PORT TOWNSEND — A contingent of paddlers on the Paddle to Lummi landed at Fort Worden on traditional S’Klallam land with wind, rain and a large crowd of supporters Wednesday.
The paddlers of coastal tribes from Washington and British Columbia, whose last stop was at Jamestown, started landing on the beach at about 11 a.m. Ten canoes sat on the beach about 90 minutes later after they were carried out of the water by the crew, community members and Port Townsend High School athletes.
The white-capped water and light drizzle were a major change from the blue skies and sun the paddlers saw earlier this week as they were welcomed onto Lower Elwha Klallam tribal land at the mouth of the Elwha River and then were greeted at Jamestown.
North Olympic Peninsula tribes joined the journey earlier this month and picked up Canadian tribes at Port Angeles. At each stop, paddlers ask permission to come ashore and are invited to do so by the hosting tribes which welcome the visitors with ceremonies and potlatches.
The canoes are making their way to Lummi by about July 24 for a weeklong gatheirng. Officials expect 10,000 people and more than 100 canoes to land at Lummi.
The inter-tribal event — which travels to a different host tribe each year — began in 1989, organized by Quinault tribal member Emmett Oliver as the “Paddle to Seattle” to mark Washington state’s centennial.
On Wednesday, Loni Grinnell-Greninger, deputy director of social and comunity services for the Jamestown S’Klallam tribe based in Blyn, stood with a microphone and drum, welcoming the canoes onto the beach.
Although she has not done the canoe journey herself, she has helped with logistics from land her entire life.
“I’m usually on the organizational side, the hosting side,” Grinnell-Greninger said. “I do more of the land work.”
Out of the 22 canoes that landed in Jamestown, 18 were expected in Port Townsend, Grinnell-Greninger said.
However, due to the weather and rough waters, Grinnell-Greninger said she wouldn’t be surprised if that number was less.
Gorden Charles of Beecher Bay First Nations said he’s made the trip at least a dozen times.
“I’ve been over here every time American tribes have hosted the tribal journey,” Charles said.
The canoes left Jamestown at about 7 a.m. Wednesday, and Charles landed in Port Townsend about 11:20 a.m. on a 35-foot-long fiberglass canoe.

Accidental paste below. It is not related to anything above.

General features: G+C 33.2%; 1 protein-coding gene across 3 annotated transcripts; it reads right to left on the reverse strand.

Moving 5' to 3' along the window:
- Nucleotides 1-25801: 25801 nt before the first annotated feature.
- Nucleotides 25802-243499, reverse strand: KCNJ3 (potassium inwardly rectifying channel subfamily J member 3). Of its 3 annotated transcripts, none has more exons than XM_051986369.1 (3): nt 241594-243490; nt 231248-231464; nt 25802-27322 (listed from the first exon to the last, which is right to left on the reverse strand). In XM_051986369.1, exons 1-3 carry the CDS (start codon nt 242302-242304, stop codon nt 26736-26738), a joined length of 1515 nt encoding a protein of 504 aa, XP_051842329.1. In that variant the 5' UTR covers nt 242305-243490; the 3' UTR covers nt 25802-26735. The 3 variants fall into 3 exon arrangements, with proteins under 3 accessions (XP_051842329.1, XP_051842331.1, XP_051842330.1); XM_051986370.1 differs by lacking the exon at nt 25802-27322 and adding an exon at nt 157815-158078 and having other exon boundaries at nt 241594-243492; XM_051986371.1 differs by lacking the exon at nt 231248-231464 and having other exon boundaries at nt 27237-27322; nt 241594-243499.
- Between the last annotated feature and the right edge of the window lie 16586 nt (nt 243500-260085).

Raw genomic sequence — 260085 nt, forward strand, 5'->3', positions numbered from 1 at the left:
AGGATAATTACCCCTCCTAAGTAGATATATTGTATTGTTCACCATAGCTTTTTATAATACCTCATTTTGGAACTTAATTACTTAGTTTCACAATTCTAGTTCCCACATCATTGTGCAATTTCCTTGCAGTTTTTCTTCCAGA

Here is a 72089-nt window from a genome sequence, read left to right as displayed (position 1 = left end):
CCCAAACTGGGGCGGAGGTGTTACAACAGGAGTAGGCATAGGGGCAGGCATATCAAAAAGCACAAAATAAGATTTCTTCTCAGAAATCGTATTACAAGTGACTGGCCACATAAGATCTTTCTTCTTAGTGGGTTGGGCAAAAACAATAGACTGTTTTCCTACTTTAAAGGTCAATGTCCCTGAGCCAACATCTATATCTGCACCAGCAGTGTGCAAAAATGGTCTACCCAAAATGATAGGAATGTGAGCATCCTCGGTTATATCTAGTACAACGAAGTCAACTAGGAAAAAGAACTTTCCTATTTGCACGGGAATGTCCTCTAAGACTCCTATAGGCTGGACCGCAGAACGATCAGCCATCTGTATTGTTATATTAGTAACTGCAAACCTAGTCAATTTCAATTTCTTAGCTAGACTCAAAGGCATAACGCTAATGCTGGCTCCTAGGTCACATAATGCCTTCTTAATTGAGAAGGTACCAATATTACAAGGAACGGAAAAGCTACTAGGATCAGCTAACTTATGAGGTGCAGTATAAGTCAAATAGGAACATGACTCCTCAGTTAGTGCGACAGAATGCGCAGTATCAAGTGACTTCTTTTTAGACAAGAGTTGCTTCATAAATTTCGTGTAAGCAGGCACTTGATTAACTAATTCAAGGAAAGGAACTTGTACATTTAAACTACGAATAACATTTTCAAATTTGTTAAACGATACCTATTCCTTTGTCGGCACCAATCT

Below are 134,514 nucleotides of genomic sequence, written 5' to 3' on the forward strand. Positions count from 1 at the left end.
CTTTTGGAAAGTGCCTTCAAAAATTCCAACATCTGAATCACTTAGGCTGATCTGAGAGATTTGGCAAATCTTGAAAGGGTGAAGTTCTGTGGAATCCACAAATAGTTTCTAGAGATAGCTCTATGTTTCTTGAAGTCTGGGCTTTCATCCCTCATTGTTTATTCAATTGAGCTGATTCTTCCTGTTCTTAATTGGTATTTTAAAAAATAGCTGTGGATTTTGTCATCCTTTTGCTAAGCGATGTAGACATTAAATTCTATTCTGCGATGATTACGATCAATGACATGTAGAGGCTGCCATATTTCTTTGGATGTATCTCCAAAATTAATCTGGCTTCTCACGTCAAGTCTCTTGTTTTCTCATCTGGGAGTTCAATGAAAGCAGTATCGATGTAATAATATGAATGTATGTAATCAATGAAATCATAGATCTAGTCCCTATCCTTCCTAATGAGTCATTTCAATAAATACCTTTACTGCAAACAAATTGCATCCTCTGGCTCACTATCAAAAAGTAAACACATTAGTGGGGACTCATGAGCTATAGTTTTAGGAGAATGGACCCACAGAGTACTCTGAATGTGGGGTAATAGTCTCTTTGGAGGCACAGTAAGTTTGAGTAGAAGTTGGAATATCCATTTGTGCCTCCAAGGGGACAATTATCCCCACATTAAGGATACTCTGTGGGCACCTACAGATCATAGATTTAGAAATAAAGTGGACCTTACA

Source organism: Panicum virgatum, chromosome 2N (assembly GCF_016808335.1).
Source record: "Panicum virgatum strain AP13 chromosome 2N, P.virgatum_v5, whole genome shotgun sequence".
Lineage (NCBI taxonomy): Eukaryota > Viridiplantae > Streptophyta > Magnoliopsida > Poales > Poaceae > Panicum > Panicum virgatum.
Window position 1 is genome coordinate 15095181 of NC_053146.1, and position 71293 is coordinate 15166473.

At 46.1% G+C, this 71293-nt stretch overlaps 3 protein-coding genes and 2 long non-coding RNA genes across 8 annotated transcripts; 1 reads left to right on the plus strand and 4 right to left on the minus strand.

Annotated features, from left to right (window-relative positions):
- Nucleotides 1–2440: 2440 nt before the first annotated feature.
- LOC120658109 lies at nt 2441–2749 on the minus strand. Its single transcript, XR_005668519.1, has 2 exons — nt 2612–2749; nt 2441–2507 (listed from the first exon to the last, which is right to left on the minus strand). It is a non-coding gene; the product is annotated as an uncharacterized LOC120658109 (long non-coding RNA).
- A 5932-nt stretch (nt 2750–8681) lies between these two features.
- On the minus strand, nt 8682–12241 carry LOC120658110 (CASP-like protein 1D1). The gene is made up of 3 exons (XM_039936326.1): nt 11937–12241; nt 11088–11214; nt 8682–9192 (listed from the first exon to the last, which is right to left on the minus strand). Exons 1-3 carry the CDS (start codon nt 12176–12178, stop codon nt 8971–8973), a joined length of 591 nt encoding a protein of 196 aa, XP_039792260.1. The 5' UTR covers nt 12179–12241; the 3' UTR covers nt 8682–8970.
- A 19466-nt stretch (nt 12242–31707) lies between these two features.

The ride was not smooth, however. Charles said the water was difficult to manage due to the wind, especially near Protection Island.
“It got really rough,” Charles said. “All the canoes had to be towed.
“Two girls got seasick, but they hung right in there. Other than that, [the trip] was good.”
Charles has had a different crew at each stop. He left Beecher Bay with nine paddlers, and some have since left the trip or were added later on.
“Some paddlers work, so they can’t make the whole trip,” Charles said.
He said getting on the water is the best part.
“It’s good to be with all the youth,” Charles said.
The Beecher Bay canoe spent the night in Port Townsend, and the crew planned to leave this morning for Port Gamble. Charles said other paddlers might have different plans.
This leg of the trip was special to the Makah Tribe’s Polly Debari, who has made the trip each year since 1997. Her granddaughter was the skipper, and Debari said she did “fantastic.”
“We got into some real chop near Protection Island,” Debari said.
But they were able to arrive safely about noon, albeit soaking wet.
The Makah crew plans to leave today, following the outgoing tide as they head to Port Gamble on the next leg of the journey.
On the beach, the tribes had assistance from many members of the Jefferson County community — most notably a large group of high school athletes from Port Townsend High School — who helped to bring the canoes out of the water and carry them above the high tide line.
Other tribal members assisted after their canoe had landed.
Port Townsend High Principal Carrie Ehrhardt said they were invited to help five years ago.
“We were invited by Jamestown S’Kallam tribe,” Ehrhardt said. “And we’ve been doing it ever since.”
Ehrhardt said she enjoys being able to help with the tradition and being able to share the experience with her students.
“I think it’s great for the students to gather in the summer for a great community event,” Ehrhardt said.
The school had members from multiple athletic teams, such as the football, basketball and volleyball teams, and the students ranged from incoming freshmen to recent graduates.
There were more than 100 people who welcomed the tribe to the beach Wednesday.
Port Gamble is one of the tribes’ last stops before they reach Lummi, the end of the journey.
Jefferson County reporter Zach Jablonski can be reached at 360-385-2335, ext. 5 or at firstname.lastname@example.org.